Harry Potter thinks he is an ordinary boy. He lives with his Uncle Vernon, Aunt Petunia and cousin Dudley, who are mean to him and make him sleep in a cupboard under the stairs. (Dudley, however, has two bedrooms, one to sleep in and one for all his toys and games.) Then Harry starts receiving mysterious letters and his life is changed forever. He is whisked away by a beetle-eyed giant of a man and enrolled at Hogwarts School of Witchcraft and Wizardry. The reason: Harry Potter is a wizard!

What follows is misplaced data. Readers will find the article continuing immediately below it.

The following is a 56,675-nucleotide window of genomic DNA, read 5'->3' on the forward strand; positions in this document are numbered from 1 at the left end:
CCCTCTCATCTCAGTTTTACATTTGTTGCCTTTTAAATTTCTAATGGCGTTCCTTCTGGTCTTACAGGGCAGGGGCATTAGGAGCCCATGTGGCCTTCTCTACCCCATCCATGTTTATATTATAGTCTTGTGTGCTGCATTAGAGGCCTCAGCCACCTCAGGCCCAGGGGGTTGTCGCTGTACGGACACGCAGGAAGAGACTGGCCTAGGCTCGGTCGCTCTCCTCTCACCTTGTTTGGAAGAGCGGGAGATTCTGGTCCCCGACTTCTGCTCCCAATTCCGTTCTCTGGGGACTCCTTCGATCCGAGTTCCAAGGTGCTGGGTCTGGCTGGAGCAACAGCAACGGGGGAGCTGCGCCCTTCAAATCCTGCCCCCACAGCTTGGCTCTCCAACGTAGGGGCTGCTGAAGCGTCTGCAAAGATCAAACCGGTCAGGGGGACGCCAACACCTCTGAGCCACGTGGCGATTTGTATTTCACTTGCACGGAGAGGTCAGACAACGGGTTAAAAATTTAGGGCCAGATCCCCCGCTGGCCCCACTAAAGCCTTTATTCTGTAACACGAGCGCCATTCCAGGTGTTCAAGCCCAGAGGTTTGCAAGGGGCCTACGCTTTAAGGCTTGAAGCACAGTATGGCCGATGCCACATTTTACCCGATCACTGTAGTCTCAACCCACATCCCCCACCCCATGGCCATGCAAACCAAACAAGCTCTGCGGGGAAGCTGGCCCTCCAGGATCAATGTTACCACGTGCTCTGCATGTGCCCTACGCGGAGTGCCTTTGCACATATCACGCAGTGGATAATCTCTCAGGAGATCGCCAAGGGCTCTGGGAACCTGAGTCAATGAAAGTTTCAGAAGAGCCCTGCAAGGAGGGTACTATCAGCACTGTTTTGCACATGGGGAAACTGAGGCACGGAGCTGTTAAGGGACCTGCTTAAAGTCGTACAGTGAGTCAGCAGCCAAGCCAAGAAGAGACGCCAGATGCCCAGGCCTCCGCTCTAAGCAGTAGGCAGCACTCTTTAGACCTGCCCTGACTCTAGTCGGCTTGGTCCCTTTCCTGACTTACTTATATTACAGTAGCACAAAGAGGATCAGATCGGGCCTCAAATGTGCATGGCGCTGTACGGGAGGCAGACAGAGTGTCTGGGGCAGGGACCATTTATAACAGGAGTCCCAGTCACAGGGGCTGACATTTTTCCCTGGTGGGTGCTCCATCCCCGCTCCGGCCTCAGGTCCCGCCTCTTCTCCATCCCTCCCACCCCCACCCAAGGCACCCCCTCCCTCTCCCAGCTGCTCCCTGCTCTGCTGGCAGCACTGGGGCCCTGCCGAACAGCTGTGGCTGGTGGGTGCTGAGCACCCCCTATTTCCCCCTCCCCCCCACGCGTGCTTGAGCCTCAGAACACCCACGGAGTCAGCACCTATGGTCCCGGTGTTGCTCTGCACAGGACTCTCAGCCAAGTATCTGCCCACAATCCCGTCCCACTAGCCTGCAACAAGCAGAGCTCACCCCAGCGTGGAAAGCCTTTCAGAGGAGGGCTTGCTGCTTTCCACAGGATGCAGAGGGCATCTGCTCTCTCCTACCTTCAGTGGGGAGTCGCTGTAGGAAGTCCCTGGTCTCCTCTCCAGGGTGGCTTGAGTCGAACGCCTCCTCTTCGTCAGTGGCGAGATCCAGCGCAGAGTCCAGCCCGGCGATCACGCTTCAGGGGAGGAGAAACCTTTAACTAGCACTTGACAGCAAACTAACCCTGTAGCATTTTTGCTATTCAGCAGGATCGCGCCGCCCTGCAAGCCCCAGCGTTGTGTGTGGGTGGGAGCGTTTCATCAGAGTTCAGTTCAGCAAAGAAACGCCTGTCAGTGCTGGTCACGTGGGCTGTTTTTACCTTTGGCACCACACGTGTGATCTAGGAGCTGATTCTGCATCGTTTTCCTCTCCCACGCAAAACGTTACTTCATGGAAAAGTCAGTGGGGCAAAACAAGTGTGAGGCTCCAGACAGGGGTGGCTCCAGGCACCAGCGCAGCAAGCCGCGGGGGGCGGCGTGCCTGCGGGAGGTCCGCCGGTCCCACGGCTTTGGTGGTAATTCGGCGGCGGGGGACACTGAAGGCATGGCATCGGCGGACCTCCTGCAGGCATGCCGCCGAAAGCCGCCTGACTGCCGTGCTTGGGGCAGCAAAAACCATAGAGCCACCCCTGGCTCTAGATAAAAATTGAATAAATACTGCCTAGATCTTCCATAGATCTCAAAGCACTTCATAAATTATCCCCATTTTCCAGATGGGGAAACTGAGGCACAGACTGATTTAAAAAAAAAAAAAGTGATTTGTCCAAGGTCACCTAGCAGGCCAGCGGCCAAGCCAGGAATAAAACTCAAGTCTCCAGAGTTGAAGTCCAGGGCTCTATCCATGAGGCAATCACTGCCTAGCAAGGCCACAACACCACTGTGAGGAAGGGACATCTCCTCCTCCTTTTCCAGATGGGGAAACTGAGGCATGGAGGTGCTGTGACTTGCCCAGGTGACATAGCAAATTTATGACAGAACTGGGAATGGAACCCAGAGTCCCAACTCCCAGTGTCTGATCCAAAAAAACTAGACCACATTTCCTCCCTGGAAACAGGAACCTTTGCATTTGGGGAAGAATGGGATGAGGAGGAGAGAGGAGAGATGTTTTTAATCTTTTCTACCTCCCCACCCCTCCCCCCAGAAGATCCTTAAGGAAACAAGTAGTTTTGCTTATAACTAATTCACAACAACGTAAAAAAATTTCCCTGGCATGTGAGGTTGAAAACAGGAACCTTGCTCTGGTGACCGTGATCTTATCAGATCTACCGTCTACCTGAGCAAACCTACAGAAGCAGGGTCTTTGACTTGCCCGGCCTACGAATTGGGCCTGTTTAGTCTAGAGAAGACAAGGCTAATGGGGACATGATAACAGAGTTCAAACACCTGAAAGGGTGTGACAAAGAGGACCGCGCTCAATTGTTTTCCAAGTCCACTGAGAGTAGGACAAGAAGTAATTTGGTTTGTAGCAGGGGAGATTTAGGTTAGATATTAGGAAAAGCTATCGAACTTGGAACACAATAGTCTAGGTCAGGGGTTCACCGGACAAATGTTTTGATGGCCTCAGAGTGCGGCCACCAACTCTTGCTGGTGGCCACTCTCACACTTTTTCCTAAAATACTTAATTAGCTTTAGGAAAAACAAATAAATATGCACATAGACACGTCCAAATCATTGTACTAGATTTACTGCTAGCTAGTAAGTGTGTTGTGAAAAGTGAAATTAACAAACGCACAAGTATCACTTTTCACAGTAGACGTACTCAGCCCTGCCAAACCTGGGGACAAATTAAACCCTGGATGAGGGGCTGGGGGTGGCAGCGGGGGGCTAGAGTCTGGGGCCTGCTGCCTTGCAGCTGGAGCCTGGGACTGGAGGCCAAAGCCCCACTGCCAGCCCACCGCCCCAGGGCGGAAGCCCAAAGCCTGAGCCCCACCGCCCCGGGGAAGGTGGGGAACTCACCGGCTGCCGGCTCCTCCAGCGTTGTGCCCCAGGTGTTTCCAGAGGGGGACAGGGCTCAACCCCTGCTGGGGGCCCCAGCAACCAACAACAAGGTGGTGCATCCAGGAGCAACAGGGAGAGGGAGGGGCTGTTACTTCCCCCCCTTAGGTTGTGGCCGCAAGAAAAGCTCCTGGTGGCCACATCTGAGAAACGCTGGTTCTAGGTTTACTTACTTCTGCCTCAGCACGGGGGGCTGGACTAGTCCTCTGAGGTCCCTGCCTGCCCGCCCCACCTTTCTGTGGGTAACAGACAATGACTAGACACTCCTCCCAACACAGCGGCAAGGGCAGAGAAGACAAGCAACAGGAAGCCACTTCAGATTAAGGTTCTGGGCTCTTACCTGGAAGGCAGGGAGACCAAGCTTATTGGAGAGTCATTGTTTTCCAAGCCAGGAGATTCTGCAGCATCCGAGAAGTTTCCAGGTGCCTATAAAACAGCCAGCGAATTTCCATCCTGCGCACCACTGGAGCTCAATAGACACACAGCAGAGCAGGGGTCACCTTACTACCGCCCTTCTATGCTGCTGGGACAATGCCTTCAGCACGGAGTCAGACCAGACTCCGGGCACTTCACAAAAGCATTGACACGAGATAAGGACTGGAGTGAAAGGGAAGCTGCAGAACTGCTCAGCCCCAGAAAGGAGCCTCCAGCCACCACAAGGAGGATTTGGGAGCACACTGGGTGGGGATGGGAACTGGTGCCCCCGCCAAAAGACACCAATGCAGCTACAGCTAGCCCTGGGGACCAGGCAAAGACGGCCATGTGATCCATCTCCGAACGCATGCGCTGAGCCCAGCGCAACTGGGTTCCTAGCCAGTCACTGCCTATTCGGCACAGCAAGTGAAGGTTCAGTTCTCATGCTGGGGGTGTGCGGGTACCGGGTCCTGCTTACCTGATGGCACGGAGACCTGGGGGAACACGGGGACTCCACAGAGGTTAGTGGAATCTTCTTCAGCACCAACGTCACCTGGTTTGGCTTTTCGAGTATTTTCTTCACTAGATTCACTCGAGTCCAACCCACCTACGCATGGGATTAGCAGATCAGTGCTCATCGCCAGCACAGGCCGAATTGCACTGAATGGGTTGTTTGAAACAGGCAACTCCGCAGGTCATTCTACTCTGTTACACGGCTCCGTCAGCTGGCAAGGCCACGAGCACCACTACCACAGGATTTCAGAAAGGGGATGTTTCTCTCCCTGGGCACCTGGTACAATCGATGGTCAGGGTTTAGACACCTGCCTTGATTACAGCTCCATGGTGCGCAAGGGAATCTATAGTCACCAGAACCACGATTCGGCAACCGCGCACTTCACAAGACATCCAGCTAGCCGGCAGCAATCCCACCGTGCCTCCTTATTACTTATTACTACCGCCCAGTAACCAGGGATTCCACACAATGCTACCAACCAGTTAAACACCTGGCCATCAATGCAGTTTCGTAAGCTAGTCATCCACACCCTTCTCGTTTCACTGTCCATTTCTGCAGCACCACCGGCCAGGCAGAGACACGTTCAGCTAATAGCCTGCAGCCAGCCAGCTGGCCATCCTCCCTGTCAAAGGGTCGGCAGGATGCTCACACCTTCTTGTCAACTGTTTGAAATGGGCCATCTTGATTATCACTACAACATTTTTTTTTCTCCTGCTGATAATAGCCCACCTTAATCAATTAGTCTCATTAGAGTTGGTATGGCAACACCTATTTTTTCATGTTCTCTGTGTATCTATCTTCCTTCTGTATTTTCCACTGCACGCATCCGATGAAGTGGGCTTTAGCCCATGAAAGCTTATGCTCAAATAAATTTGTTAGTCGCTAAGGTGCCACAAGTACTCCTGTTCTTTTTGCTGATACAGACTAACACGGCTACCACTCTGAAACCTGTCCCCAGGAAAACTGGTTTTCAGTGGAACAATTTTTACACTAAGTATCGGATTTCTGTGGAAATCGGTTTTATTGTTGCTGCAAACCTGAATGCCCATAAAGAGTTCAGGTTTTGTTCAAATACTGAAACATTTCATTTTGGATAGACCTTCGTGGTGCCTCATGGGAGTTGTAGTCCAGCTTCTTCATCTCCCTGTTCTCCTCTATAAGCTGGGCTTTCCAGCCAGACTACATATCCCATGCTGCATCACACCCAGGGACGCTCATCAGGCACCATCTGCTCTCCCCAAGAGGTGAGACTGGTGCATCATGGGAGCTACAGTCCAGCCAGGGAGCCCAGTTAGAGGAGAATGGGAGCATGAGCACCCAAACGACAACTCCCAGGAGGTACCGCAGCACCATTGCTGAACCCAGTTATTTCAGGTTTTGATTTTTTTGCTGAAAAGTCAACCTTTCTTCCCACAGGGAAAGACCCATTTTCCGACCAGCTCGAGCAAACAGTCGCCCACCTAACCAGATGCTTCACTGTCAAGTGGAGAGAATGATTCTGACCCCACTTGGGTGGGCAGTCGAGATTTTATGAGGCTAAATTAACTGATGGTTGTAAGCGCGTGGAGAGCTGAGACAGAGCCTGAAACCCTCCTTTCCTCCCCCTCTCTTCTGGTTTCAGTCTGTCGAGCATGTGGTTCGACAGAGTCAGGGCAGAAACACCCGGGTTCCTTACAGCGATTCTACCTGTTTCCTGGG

The translator: Emily Huws has over 300 titles to her name, both as author and translator, including fiction (authors such as Anne Fine and Berlie Doherty) and picture books (including the works of Beatrix Potter). She has been awarded the Mary Vaughan Jones Memorial Prize for contribution to Welsh Children's Literature, which is awarded by the Welsh Books Council, twice. Emily lives near Caenarfon, Wales. Harry Potter and the Philosopher's Stone was J.K. Rowling's first novel, followed by Harry Potter and the Chamber of Secrets, Harry Potter and the Prisoner of Azkaban, Harry Potter and the Goblet of Fire, Harry Potter and the Order of the Phoenix, Harry Potter and the Half-Blood Prince and Harry Potter and the Deathly Hallows, as well as three books written for charity and inspired by the Harry Potter novels: Fantastic Beasts and Where to Find Them, Quidditch Through the Ages and The Tales of Beedle the Bard. The Harry Potter novels have now sold over 400 million copies worldwide and been translated into 68 languages. J.K. Rowling has generated huge popular appeal for her books across the generations in an unprecedented fashion: she was the first children's author to be voted the BA Author of the Year, and also to win the British Book Awards Author of the Year. J.K. Rowling lives with her family in Edinburgh.